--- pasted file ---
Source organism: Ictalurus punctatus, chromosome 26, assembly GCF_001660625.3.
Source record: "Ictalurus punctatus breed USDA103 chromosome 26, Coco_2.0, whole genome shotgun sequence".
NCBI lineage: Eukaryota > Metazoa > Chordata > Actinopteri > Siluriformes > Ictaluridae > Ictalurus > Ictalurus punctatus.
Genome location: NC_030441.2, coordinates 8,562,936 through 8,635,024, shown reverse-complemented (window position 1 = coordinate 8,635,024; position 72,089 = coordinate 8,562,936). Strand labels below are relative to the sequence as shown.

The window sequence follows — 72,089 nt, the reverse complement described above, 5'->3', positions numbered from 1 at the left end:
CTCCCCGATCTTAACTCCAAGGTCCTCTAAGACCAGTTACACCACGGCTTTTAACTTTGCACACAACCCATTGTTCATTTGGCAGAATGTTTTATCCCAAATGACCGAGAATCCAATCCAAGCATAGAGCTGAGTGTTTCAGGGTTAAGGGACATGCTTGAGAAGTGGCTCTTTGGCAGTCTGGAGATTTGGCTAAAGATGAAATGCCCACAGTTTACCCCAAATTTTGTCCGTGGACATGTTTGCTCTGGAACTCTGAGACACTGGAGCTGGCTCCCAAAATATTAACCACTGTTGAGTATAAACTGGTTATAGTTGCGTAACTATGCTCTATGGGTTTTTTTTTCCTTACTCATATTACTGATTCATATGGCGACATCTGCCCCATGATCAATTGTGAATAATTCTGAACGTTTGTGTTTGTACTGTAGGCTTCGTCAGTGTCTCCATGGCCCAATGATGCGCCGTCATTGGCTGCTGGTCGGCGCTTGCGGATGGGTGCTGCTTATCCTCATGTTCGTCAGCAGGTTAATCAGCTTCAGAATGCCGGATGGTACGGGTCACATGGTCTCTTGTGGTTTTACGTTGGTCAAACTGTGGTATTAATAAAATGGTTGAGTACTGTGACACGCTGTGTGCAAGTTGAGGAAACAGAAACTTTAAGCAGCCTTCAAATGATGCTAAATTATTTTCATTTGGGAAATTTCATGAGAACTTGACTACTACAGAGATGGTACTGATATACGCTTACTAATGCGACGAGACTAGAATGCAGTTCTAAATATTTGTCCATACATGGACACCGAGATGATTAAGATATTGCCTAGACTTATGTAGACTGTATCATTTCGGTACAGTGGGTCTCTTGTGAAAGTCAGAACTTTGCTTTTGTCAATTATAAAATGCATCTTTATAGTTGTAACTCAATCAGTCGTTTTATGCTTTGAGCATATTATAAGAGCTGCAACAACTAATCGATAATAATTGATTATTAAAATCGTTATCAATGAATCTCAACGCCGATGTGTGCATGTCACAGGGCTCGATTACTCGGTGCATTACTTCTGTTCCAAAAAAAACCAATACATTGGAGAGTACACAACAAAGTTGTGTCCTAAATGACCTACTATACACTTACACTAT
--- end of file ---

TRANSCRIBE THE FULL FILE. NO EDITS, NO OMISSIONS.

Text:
Source organism: Ictalurus punctatus, chromosome 26, assembly GCF_001660625.3.
Source record: "Ictalurus punctatus breed USDA103 chromosome 26, Coco_2.0, whole genome shotgun sequence".
NCBI lineage: Eukaryota > Metazoa > Chordata > Actinopteri > Siluriformes > Ictaluridae > Ictalurus > Ictalurus punctatus.
Genome location: NC_030441.2, coordinates 8,562,936 through 8,635,024, shown reverse-complemented (window position 1 = coordinate 8,635,024; position 72,089 = coordinate 8,562,936). Strand labels below are relative to the sequence as shown.

The window sequence follows — 72,089 nt, the reverse complement described above, 5'->3', positions numbered from 1 at the left end:
CTCCCCGATCTTAACTCCAAGGTCCTCTAAGACCAGTTACACCACGGCTTTTAACTTTGCACACAACCCATTGTTCATTTGGCAGAATGTTTTATCCCAAATGACCGAGAATCCAATCCAAGCATAGAGCTGAGTGTTTCAGGGTTAAGGGACATGCTTGAGAAGTGGCTCTTTGGCAGTCTGGAGATTTGGCTAAAGATGAAATGCCCACAGTTTACCCCAAATTTTGTCCGTGGACATGTTTGCTCTGGAACTCTGAGACACTGGAGCTGGCTCCCAAAATATTAACCACTGTTGAGTATAAACTGGTTATAGTTGCGTAACTATGCTCTATGGGTTTTTTTTTCCTTACTCATATTACTGATTCATATGGCGACATCTGCCCCATGATCAATTGTGAATAATTCTGAACGTTTGTGTTTGTACTGTAGGCTTCGTCAGTGTCTCCATGGCCCAATGATGCGCCGTCATTGGCTGCTGGTCGGCGCTTGCGGATGGGTGCTGCTTATCCTCATGTTCGTCAGCAGGTTAATCAGCTTCAGAATGCCGGATGGTACGGGTCACATGGTCTCTTGTGGTTTTACGTTGGTCAAACTGTGGTATTAATAAAATGGTTGAGTACTGTGACACGCTGTGTGCAAGTTGAGGAAACAGAAACTTTAAGCAGCCTTCAAATGATGCTAAATTATTTTCATTTGGGAAATTTCATGAGAACTTGACTACTACAGAGATGGTACTGATATACGCTTACTAATGCGACGAGACTAGAATGCAGTTCTAAATATTTGTCCATACATGGACACCGAGATGATTAAGATATTGCCTAGACTTATGTAGACTGTATCATTTCGGTACAGTGGGTCTCTTGTGAAAGTCAGAACTTTGCTTTTGTCAATTATAAAATGCATCTTTATAGTTGTAACTCAATCAGTCGTTTTATGCTTTGAGCATATTATAAGAGCTGCAACAACTAATCGATAATAATTGATTATTAAAATCGTTATCAATGAATCTCAACGCCGATGTGTGCATGTCACAGGGCTCGATTACTCGGTGCATTACTTCTGTTCCAAAAAAAACCAATACATTGGAGAGTACACAACAAAGTTGTGTCCTAAATGACCTACTATACACTTACACTAT